Suamico approves fiber optic project management contract
By Kevin Boneske
SUAMICO – An agreement with Multimedia Communications & Engineering (MCE) to provide the village with permitting, management and inspection services for TDS Fiber to install roughly 1 million feet of fiber optic cable in the village’s right-of-way over two years was approved Monday, Oct. 18, by the Suamico Village Board.
Public Works Director Andy Smits said the project is significantly larger than most utility or communication line projects being installed in the village’s right-of-way, and the village does not have the staff or time available for the project.
Smits said the village contacted MCE for a proposal, with TDS covering the costs the village sees from MCE as pass-through costs.
“I guess I didn’t know anything about MCE prior to this, but we got their information from a neighboring community that is also using MCE for TDS’s fiber (installation) project,” he said.
Smits said the village will charge TDS, through the permit, the cost of MCE’s services.
He said he didn’t see a need to bid out the work MCE will be doing for the village, because TDS will be covering the cost of whoever is selected.
“MCE is a company that specializes in fiber optic installation, and they’re reputable to the area,” Smits said.
Suamico Village Administrator Alex Kaker said there is no requirement to bid out the project because it involves pass-through costs.
Dan Becker of MCE said the company’s charges should remain around 17 cents per foot, even though the project will be done over two years, instead of the intiial one-year estimate.
“I can honestly say that spreading this over a two-year period would not make such an impact on the total cost as to affect the price per foot, if you want to keep it at that flat 17 (cents) to keep things easy and understandable,” he said.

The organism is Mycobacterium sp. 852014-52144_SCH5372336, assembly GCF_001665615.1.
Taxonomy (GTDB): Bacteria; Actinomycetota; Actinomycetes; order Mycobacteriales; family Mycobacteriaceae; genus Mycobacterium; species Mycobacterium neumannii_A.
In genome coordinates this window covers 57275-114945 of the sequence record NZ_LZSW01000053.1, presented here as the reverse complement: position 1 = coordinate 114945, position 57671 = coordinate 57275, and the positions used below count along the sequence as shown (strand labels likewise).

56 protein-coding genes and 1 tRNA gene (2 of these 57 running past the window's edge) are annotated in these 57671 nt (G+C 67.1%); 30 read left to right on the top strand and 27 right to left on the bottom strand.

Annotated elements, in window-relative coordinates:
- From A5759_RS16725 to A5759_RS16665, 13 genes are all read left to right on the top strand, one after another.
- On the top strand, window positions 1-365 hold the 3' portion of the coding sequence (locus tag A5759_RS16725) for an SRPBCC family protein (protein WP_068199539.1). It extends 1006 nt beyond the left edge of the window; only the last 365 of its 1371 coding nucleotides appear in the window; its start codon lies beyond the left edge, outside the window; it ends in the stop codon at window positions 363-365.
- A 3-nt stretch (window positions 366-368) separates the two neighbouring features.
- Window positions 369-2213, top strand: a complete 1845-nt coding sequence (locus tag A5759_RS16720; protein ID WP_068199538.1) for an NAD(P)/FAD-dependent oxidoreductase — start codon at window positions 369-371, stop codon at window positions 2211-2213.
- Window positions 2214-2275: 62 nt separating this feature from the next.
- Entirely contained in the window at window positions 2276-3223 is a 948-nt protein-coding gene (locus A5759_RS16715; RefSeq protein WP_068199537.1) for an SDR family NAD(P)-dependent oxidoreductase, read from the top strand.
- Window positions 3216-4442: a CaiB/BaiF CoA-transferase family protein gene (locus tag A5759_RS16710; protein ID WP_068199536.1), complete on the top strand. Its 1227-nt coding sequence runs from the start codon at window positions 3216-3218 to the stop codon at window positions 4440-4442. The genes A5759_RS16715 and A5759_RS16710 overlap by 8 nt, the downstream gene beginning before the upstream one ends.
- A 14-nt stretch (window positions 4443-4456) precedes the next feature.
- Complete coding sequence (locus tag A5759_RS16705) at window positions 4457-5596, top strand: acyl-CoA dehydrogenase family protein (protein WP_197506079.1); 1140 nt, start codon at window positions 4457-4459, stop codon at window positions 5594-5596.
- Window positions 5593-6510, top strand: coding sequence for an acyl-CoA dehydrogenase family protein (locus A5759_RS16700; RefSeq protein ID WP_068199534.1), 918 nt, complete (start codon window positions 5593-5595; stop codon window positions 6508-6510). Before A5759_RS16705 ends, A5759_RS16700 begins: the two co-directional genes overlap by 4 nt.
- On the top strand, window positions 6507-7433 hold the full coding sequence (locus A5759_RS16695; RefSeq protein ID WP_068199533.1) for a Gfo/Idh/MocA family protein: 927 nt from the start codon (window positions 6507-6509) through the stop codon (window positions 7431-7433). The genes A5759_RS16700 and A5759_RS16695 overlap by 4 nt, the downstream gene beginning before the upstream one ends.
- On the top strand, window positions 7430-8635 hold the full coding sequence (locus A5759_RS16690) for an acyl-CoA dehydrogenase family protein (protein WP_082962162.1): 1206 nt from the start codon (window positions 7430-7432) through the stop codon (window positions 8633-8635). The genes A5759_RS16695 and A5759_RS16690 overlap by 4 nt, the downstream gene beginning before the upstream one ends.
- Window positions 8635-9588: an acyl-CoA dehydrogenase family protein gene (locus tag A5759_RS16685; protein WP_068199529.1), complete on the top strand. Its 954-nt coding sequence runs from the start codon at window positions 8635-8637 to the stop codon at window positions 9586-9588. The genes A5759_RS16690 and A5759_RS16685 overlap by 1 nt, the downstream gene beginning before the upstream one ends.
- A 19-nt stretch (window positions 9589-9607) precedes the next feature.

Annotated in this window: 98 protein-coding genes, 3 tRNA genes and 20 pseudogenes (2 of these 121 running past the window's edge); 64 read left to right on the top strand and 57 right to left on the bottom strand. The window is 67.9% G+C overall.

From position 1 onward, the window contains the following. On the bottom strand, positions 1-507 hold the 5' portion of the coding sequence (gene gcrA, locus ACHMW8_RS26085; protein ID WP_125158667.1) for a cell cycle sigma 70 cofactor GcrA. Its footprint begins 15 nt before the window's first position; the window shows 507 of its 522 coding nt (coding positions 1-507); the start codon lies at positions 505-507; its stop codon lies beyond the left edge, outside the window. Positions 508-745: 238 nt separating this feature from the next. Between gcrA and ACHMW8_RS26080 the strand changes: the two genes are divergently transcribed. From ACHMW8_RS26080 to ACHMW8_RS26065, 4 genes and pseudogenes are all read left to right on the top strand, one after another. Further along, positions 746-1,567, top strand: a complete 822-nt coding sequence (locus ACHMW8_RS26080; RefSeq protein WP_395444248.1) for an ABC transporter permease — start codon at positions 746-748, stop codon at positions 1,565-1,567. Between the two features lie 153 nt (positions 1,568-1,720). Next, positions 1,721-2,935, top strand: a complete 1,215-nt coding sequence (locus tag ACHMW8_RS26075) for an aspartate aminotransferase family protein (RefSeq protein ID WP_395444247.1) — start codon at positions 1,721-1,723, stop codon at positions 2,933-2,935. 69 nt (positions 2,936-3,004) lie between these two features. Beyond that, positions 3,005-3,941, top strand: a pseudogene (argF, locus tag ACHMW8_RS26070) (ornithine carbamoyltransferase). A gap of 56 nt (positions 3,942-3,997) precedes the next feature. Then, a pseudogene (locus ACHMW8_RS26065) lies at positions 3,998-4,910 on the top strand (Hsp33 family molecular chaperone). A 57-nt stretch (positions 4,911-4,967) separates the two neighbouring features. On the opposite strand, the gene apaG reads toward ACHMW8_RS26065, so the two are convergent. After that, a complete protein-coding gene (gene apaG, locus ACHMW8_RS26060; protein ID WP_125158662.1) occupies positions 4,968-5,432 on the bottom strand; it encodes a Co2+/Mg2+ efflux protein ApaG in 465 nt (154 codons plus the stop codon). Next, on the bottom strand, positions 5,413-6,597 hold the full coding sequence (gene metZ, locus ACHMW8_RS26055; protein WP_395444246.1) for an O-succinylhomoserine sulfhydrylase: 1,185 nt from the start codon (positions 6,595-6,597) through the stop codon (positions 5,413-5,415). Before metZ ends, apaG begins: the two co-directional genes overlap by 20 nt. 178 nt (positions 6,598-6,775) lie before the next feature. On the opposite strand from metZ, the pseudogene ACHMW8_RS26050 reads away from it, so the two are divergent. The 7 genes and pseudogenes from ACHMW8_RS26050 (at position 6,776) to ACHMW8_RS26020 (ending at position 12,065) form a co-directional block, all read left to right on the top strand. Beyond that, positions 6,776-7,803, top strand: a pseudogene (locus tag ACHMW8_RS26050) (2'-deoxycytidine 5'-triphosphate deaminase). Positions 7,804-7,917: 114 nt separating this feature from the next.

In other action, the board voted 5-1 to include service and recognition award programs in the 2022 budget.
Trustee Michelle Eckert spoke against funding a recognition award program, and was the lone dissenter.
“When you see something, you should do the right thing,” she said. “I don’t think they should be awarded by us doling money out for that.”
Kaker said the service award program will recognize five-year increments of full-time employment at a Village Board meeting with a gift or gift card.
He said the recognition award program will recognize employees doing something above and beyond regular job duties, with nominations submitted by anyone within the organization being reviewed by a three-member committee comprised of the village administrator and two department heads.
Kaker said there will be three levels of awards – $50, $100 and $500.
Trustee Dan Roddan said having a recognition award “encourages people to go above and beyond, and it gives them something to look forward to.”
“It’s creating an atmosphere and creating a culture of recognizing our employees and… adding self-worth, I guess,” he said. “If it’s that one thing that keeps that employee here and excited, I think that’s important, especially in today’s job market.”
Kaker said the service and recognition award programs will be budgeted for just 2022, and it could be ended by the board after next year.
The board held the first reading of an ordinance amendment to allow property owners to install concrete driveways up to the end of the roadway in the village’s right-of-way in areas where there is not curb and gutter.
Smits said Suamico currently does not allow concrete driveways on the right-of-way in those areas.
“We’ve discussed it here at a staff level, and it’s hard on homeowners and builders… to make that switch (from concrete to asphalt) at the right-of-way line,” he said. “It’s harder to get asphalt contractors out nowadays.”
The proposed amendment would require a 45-degree taper/flare on both sides of a concrete driveway where it meets the asphalt roadway.
In the event of street reconstruction, under the amendment any driveway with concrete removed during a project would be replaced by asphalt, though a property owner would be allowed to replace the area in concrete at his or her own expense.
The final reading of the amendment is slated for the board’s Nov. 1 meeting.